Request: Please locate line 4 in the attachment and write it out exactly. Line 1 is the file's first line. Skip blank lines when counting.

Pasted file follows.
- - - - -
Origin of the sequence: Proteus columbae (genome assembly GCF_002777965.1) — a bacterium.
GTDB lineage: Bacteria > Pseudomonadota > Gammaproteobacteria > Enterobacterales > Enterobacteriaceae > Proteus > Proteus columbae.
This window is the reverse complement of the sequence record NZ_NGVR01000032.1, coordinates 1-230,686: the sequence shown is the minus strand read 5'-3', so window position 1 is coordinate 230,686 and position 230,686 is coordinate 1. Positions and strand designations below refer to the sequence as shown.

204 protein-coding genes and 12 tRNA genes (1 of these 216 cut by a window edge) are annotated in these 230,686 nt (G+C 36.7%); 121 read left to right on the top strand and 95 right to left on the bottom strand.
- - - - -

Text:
204 protein-coding genes and 12 tRNA genes (1 of these 216 cut by a window edge) are annotated in these 230,686 nt (G+C 36.7%); 121 read left to right on the top strand and 95 right to left on the bottom strand.